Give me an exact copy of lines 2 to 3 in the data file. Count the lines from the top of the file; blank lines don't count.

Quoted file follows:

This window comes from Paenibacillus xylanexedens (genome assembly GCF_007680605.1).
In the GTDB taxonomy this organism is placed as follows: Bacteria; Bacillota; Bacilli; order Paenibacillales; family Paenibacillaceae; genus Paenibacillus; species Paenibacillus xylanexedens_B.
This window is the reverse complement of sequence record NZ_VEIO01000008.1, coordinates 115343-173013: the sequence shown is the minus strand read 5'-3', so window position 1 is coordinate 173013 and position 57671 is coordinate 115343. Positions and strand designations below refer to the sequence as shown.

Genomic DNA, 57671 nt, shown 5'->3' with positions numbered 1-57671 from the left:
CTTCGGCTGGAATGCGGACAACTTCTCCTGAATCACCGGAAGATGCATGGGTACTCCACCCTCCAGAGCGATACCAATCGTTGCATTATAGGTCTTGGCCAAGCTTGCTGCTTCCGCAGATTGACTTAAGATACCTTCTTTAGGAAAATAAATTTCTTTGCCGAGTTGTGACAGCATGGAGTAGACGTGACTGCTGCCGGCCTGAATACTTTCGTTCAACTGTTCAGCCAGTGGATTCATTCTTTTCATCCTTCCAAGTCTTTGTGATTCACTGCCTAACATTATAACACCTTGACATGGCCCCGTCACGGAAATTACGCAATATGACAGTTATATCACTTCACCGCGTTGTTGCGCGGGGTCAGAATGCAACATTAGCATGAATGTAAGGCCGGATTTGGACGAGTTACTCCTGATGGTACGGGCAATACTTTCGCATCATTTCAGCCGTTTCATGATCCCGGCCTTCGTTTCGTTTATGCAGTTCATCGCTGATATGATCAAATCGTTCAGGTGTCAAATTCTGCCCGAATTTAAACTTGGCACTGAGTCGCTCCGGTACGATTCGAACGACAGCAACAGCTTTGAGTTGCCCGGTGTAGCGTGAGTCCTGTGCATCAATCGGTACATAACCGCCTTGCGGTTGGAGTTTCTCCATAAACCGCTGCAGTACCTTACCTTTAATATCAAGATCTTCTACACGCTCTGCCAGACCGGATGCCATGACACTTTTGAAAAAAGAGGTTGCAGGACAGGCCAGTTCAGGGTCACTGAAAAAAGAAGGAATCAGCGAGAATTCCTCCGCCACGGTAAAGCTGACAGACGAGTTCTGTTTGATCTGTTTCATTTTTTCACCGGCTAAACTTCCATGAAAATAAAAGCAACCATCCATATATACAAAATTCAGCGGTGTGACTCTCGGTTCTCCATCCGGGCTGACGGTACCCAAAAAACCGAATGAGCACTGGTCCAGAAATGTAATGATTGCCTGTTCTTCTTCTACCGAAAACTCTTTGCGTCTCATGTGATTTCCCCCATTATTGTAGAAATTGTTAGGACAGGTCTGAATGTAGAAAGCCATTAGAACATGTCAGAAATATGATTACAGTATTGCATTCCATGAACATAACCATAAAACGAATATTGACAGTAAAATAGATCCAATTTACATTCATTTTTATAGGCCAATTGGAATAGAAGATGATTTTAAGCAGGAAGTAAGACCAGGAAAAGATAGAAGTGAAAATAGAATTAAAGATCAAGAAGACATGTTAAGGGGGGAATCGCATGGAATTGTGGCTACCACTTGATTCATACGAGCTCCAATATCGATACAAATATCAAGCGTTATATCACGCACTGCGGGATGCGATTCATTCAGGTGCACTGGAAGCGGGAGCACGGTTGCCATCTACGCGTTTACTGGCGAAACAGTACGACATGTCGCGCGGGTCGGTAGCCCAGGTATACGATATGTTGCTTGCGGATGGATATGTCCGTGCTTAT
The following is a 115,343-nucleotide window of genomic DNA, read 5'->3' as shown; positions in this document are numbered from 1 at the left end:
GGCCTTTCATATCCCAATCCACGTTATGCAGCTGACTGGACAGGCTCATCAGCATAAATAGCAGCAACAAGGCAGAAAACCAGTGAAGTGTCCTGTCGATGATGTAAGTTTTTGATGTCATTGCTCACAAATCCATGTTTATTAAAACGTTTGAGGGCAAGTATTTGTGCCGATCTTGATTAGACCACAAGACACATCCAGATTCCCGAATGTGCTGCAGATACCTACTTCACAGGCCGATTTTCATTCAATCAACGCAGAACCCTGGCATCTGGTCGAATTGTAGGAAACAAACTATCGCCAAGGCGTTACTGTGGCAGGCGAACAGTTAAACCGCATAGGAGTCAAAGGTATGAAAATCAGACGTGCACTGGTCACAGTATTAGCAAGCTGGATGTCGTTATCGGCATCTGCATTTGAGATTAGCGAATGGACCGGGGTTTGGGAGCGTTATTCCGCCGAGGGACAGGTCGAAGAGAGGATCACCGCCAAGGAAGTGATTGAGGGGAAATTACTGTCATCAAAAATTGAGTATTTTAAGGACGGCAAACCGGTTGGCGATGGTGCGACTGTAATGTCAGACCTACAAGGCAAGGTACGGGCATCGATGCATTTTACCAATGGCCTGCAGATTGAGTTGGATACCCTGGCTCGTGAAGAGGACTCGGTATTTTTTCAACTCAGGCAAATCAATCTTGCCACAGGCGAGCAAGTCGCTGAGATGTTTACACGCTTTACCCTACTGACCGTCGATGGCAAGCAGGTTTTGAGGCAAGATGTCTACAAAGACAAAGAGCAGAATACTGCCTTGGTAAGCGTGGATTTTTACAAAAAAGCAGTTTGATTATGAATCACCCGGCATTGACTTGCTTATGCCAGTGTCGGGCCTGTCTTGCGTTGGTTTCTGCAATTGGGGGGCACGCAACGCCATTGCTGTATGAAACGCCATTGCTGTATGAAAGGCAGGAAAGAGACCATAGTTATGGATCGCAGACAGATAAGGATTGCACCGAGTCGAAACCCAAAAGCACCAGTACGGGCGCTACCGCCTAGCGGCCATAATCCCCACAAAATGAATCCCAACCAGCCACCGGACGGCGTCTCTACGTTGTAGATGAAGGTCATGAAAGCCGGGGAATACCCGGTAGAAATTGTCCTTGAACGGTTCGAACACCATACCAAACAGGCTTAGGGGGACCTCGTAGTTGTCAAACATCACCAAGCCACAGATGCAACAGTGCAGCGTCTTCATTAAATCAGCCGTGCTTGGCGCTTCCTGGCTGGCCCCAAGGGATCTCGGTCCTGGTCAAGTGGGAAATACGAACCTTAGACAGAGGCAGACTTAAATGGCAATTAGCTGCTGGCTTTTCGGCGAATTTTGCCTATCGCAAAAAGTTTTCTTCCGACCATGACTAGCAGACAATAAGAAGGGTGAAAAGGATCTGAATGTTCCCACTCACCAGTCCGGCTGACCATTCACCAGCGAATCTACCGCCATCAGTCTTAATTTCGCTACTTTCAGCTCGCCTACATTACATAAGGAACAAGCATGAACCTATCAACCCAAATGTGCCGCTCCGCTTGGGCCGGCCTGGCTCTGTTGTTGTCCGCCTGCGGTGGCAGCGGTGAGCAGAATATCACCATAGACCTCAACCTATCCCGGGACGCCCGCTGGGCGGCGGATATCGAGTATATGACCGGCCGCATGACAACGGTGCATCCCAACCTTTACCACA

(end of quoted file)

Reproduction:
In the GTDB taxonomy this organism is placed as follows: Bacteria; Bacillota; Bacilli; order Paenibacillales; family Paenibacillaceae; genus Paenibacillus; species Paenibacillus xylanexedens_B.
This window is the reverse complement of sequence record NZ_VEIO01000008.1, coordinates 115343-173013: the sequence shown is the minus strand read 5'-3', so window position 1 is coordinate 173013 and position 57671 is coordinate 115343. Positions and strand designations below refer to the sequence as shown.